By allowing ads to appear on this site, you support the local businesses who, in turn, support great journalism.
What happens when the power goes out?
Placeholder Image
As Alliant Energy's Supervisor of Customer Operations for the Monroe area and most of Green County, I am often asked about electric outages and what process we use to restore power when large, widespread outages occur. In general, our restoration process focuses on returning power to the greatest number of customers as safely, quickly and efficiently as possible.

Our first step is to be prepared for severe weather. Alliant Energy continually tracks weather conditions so we can identify parts of our service territory that may be affected. This allows us to prepare our employees and vehicles for extended restoration work and to start planning for additional crews who can travel to the area, if needed, to assist with restoration efforts.

Our initial step in these significant events is damage assessment - finding out how hard our system was hit - and it is carried out as quickly and as accurately as possible. Damage assessment personnel are dispatched to begin the assessment immediately after impact. This initial assessment helps further develop an estimate of resources needed to complete restoration. In addition, it helps us identify locations of broken poles, downed wires and other incidents that create public safety concerns. Please remember to always stay well clear of these dangers.

As we start the restoration process, we will initially work to repair large transmission lines because they supply electricity to large geographic areas, while also bringing power from power plants to our substations. Next up are substations, since they adjust transmission line voltage to lower levels and must be functioning in order for electricity to get to power lines.

Main distribution lines or primary lines serving large blocks of customers are restored next, followed by local distribution lines serving neighborhoods since multiple customers are involved. Finally, secondary lines and individual services are restored; these are last because fewer customers are involved, and it often takes more time to get power back on for them. Note that any emergency and public safety-related facilities that are without power are always given the highest customer priority.

Sometimes after a storm, you may notice that your neighbor's lights come back on while you are still without power. There may be several explanations for this. For example, not all circuits are restored at the same time, and different parts of your neighborhood may be served by different circuits. Or maybe a restored neighbor's service comes directly from a primary line, which is restored first, while your power service may come off a secondary line.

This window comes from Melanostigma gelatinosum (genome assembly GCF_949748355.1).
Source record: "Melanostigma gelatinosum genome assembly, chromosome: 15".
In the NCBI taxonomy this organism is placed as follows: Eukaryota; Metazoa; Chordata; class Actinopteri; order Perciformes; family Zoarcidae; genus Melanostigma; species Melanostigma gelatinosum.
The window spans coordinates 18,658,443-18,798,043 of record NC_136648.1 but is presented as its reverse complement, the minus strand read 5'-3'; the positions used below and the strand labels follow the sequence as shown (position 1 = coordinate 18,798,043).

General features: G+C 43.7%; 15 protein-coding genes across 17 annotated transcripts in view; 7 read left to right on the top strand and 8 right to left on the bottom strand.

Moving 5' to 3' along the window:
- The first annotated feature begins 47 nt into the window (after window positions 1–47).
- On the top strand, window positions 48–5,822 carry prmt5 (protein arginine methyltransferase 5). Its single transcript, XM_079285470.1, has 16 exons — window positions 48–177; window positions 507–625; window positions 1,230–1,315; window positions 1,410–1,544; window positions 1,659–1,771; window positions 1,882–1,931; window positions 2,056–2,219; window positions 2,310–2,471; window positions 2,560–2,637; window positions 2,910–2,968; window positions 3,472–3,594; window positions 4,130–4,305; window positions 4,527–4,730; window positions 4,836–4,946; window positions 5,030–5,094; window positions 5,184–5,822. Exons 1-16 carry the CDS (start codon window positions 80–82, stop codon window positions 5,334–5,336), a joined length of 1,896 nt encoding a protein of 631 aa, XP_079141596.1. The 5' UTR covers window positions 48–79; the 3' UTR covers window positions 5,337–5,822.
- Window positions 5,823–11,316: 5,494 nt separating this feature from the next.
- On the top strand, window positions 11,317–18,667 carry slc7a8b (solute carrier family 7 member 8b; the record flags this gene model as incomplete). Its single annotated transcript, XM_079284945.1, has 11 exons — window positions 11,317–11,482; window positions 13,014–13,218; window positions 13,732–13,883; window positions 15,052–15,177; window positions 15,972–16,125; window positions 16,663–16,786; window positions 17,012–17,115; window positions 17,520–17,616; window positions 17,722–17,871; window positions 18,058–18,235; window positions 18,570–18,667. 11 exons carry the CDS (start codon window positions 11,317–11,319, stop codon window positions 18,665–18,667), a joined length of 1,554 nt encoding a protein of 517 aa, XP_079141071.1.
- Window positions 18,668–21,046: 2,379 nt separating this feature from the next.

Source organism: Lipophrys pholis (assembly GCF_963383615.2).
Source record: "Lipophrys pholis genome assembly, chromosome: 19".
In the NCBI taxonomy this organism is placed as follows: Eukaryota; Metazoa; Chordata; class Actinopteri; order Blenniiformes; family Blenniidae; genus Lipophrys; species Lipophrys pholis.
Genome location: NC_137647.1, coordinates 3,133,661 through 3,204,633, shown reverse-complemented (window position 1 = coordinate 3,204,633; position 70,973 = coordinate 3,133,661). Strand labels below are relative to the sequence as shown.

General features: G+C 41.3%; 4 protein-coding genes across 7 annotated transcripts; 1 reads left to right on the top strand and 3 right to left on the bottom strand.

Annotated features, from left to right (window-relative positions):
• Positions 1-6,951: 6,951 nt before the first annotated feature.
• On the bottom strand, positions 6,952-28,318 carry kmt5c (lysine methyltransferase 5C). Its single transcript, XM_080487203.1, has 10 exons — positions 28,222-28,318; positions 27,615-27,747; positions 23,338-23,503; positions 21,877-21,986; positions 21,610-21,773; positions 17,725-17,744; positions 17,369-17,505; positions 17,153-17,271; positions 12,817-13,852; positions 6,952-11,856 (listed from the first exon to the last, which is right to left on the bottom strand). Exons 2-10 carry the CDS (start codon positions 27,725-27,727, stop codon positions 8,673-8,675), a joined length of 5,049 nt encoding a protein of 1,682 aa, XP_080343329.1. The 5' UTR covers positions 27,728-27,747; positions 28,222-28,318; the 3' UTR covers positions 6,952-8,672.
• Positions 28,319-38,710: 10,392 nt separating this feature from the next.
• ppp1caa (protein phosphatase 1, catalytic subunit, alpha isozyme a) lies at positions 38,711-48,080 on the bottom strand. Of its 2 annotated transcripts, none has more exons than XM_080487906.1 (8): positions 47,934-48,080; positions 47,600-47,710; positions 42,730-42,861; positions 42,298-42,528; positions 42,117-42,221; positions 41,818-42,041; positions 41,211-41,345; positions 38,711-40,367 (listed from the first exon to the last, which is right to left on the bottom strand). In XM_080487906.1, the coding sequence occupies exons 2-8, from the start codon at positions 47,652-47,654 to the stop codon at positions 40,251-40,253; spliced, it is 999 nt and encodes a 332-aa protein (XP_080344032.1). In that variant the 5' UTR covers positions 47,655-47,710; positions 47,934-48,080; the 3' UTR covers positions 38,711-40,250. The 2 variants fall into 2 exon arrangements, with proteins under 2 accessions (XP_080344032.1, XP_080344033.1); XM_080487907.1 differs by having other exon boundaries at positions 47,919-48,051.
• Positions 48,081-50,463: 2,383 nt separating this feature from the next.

Lastly, another explanation could be that you may have damage to your weatherhead or meter socket preventing us from re-energizing your service. We will attempt to notify you if this is the case as you will need to contact an electrician to complete these repairs before we can restore your service.

On occasion, when your power is out, you may see an Alliant Energy service crew pass by your home, but they don't stop. If that happens, it is because work must first be performed at a nearby location before electric service can be restored to you and your neighbors. At the end of the day, following the outage restoration process ensures all consumers have their power restored as quickly and as safely as possible.

Still, the question remains: "When is the power going to be back on?" Though we do our best to provide an answer, weather conditions, accessibility to damaged areas, time of day and the numbers of separate outage events - which can run in the hundreds with larger storms - make it challenging for us to predict restoration times. Rest assured that we're working hard to have you back on as soon as possible. And we appreciate your understanding, patience and cooperation as we work to restore your service as quickly as possible.

You can help us with the restoration process by letting us know if your power goes out. Call 1-800-ALLIANT, dial #255 from any U.S. Cellular phone or visit from your computer or smart phone. Either of these reporting mechanisms gets outage information to our dispatch center quickly. And that gets our crews rolling to the scene of the outage faster. Don't assume someone else will report the outage; every response helps us determine the extent and location of the problem.

- Donna Bradley is Alliant Energy's Supervisor of Customer Operations for the Monroe area and most of Green County.